The last 15% of the eyeball background gradient, the edge.

Defined as a JSON object with "red", "green" and "blue" with values from 0 to 255 and "alpha" which is a value between 0.0 and 1.0

Colour of the veins.

Defined as a JSON object with "red", "green" and "blue" with values from 0 to 255 and "alpha" which is a value between 0.0 and 1.0

The width of the veins. Where "1.0" sets a line to have a 1px width, non-anti aliased. Any non whole number creates an nice smooth anti aliased result.

The number of times the vein algorithm will create a new branch. A value of "1" creates no branches only the initial single starting line.

WARNING! Setting high values will slow your computer down exponentially and as each branch gets shorter you will not see them anyway.

There is a detailed blog post about the veins.

many recursively drawn veins in a circle


Set to "1.0" the pupil will be drawn with a diameter of 1/6th the diameter of the eyeball.

When "setPupil()" or "setIris()" is called the pupil will be drawn twice its current size and then a 30 frames per second it will shrink back to its normal diameter(see above). The scaling algorithm uses the non-linear circle scaling method.

Colour of the pupil, I suggest black.

Defined as a JSON object with "red", "green" and "blue" with values from 0 to 255 and "alpha" which is a value between 0.0 and 1.0

These two parameters define the location, size and appearance of the two highlights.

The setting is a JSON string defining
x horizontal location as a decimal of total width. e.g. 0.5 is half way.
y vertical location as a decimal of total height. e.g. 0.0 is the top.
width width as a decimal of total width. e.g. 0.5 is half the total size.
height height as a decimal of total height. e.g. 1.0 is the same as the full height.
colour1 defined as a JSON object with "red", "green" and "blue" with values from 0 to 255 and "alpha" which is a value between 0.0 and 1.0
colour2 defined as a JSON object with "red", "green" and "blue" with values from 0 to 255 and "alpha" which is a value between 0.0 and 1.0

An array of colours used a a random pool when the "setPupil()" or "setIris()" method are called.

Defined as a JSON objects with "red", "green" and "blue" with values from 0 to 255 and "alpha" which is a value between 0.0 and 1.0

Called after the settings are correct, it will recreate all the required layers.

With no parameters centres the eye. Often called with the mouse coordinates to set the eye to look at the mouse location.

$(window).mousemove(function (event) {
    eyeball.doDraw(event.pageX, event.pageY);

(Example uses jQuery.)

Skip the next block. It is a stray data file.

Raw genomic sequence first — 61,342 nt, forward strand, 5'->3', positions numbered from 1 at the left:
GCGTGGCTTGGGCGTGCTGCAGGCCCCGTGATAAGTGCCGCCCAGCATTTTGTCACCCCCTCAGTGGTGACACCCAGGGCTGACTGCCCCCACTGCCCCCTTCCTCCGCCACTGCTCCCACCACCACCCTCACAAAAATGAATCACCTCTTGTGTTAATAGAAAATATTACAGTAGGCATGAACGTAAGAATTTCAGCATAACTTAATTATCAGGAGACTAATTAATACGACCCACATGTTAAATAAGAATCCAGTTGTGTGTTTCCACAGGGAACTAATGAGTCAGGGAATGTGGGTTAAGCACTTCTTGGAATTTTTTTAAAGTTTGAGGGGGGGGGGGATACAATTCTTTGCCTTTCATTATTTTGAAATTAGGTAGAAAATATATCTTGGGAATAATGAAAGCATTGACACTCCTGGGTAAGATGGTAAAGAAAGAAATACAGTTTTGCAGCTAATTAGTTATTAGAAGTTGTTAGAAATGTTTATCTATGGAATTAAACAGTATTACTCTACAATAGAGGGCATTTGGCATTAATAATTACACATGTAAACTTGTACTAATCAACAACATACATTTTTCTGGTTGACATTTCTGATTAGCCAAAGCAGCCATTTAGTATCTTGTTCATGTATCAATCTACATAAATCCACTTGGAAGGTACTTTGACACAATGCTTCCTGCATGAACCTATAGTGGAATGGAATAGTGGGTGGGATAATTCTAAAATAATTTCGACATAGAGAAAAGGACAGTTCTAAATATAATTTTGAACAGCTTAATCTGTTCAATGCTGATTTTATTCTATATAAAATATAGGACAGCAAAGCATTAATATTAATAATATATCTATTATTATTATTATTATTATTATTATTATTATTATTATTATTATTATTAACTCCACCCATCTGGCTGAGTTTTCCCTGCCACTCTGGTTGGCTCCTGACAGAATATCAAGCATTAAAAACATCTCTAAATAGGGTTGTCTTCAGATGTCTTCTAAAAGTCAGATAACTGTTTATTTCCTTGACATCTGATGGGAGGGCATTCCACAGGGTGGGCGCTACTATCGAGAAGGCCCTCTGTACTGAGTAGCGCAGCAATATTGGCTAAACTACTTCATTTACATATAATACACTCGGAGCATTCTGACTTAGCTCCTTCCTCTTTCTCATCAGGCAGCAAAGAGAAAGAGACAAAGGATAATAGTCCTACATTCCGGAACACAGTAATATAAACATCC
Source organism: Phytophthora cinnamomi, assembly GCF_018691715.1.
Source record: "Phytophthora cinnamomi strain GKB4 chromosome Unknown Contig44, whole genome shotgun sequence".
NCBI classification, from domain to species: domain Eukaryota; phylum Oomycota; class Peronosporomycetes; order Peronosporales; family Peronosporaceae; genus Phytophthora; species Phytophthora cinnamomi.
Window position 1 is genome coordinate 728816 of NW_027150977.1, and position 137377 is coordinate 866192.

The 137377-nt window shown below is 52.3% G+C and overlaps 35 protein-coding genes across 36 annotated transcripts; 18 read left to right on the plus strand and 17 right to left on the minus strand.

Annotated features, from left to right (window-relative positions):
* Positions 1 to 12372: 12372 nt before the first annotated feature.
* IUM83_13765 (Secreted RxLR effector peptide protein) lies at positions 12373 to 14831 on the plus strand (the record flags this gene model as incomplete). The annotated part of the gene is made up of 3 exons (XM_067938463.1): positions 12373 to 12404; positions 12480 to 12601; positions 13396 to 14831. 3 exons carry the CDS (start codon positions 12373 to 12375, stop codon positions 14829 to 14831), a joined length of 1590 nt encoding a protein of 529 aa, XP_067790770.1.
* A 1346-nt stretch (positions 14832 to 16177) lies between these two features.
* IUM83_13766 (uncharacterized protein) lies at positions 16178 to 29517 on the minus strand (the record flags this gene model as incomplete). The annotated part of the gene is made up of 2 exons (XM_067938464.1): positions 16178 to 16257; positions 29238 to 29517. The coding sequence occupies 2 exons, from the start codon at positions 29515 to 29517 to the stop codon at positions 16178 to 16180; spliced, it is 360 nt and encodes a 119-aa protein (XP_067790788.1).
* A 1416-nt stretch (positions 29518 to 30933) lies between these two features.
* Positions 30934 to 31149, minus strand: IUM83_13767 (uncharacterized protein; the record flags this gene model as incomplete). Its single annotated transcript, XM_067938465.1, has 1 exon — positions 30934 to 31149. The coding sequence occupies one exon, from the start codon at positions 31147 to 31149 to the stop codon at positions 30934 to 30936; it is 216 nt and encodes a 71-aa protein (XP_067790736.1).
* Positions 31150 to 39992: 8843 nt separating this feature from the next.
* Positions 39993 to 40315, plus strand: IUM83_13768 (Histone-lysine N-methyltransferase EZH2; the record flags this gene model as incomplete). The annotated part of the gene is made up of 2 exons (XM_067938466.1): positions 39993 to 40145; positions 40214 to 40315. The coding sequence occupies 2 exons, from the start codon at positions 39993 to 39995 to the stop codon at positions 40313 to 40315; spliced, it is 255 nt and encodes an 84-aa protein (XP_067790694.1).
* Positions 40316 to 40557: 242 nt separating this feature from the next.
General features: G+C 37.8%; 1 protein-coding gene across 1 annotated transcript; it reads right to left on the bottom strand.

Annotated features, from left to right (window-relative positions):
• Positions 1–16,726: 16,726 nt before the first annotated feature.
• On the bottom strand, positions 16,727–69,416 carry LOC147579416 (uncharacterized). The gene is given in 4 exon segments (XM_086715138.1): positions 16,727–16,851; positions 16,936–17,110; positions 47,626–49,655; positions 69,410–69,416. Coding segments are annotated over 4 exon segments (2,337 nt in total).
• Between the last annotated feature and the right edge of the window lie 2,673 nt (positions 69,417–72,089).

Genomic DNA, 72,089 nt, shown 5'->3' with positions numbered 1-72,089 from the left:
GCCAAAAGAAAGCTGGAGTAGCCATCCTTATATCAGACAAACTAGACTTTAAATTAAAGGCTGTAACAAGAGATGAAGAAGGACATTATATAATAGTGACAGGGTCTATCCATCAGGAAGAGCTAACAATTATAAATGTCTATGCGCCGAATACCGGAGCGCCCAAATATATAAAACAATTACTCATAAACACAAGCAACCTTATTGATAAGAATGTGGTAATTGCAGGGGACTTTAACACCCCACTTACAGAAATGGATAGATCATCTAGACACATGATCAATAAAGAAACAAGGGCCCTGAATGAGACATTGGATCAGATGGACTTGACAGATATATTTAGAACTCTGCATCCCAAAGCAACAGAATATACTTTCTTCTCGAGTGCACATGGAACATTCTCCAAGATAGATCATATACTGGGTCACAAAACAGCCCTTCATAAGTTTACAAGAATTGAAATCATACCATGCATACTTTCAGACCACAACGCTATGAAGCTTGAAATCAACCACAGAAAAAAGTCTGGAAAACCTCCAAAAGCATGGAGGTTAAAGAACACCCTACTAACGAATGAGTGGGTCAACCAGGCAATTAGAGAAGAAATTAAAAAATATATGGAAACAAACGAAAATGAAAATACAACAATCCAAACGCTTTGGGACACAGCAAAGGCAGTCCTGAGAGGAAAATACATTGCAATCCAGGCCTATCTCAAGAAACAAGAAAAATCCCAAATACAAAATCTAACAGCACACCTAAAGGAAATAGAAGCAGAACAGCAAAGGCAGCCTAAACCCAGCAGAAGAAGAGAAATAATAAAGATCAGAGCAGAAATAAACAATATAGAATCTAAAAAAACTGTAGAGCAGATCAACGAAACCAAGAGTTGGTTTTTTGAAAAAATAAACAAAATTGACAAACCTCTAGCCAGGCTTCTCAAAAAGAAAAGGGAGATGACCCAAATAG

The Cutout - linked demo passes an offset value to each eye to keep them linked.

    // linking offsets
    var linkOffsetX = 55;
    var linkOffsetY = 4;

    // trap mouse movements and cause updates
    $(window).mousemove(function (event) {
        eb1.doDraw(event.pageX - linkOffsetX, event.pageY);
        eb2.doDraw(event.pageX + linkOffsetX, event.pageY + linkOffsetY);

(Example uses jQuery.)
The linkOffsetX/Y values are specific to the location of the eyeballs in the photo used.

setIris() / setPupil()
When called with no parameters sets the iris to a random colour from the "irisColours" array. As this is truly random, there is a possibility that the colour chosen will the colour already in use.
If "animatePupil" is true then the pupil is animated(see above).
WARNING If "animatePupil" is false then the iris colour is updated but NOT redrawn, call doDraw().

No other methods are expected to be called from outside the Eyeball object, but I am not hiding them if you want to play. No documentation or future compatibility is provided for these.

Trouble shooting
If nothing shows and there are no JavaScript errors it is most likely that your html element that holds the eyeball is either, not visible, off screen or has no width / height set in CSS.

And that concludes the html5eyeball project series of f-log posts.
01 Jun 2014:
auto offsets make eyeball life easy
While creating the cutout example for the html5eyeball project I found that manually setting the "offsetLocationX" and "offsetLocationY" was painful.

You can see in an early JSFiddle that the large eyeball requires the offset

and the smaller one

These values represent the pixel values of the divs that contain the "eyeballs". But wait I set those in css ("top", "left"), can I not just get those values from css?

Well not in straight forward way. Although the values in that example are directly linked to the 0,0 point on the page I could not expect users of the html5eyeball project to have such simplistic html layouts.

provided many possible answers, but all failed the border width test.
The correct code was found as a comment linked to "very interesting article on JS coordinates" that explained that the standards
is supported by most browsers and IE8 and up.

Now as part of the "init()" call "getOffset" function is called
    // Get the pixel offset of the DOM element taking into account the page being scrolled.
// from http://javascript.info/tutorial/coordinates
eyeball.getOffset = function(elem) {
    var box = elem.getBoundingClientRect()
    var body = document.body
    var docElem = document.documentElement
    var scrollTop = window.pageYOffset || docElem.scrollTop || body.scrollTop
    var scrollLeft = window.pageXOffset || docElem.scrollLeft || body.scrollLeft
    var clientTop = docElem.clientTop || body.clientTop || 0
    var clientLeft = docElem.clientLeft || body.clientLeft || 0
    var top = box.top + scrollTop - clientTop
    var left = box.left + scrollLeft - clientLeft
    return { "Top": Math.round(top), "Left": Math.round(left) }

That is able to populate the now internal "offsetLocationX" and "offsetLocationY" values and the "gaze" of the eyeballs automatically works.

The last post in the series will be a run down of all the settings.
loading results, please wait loading animateloading animateloading animate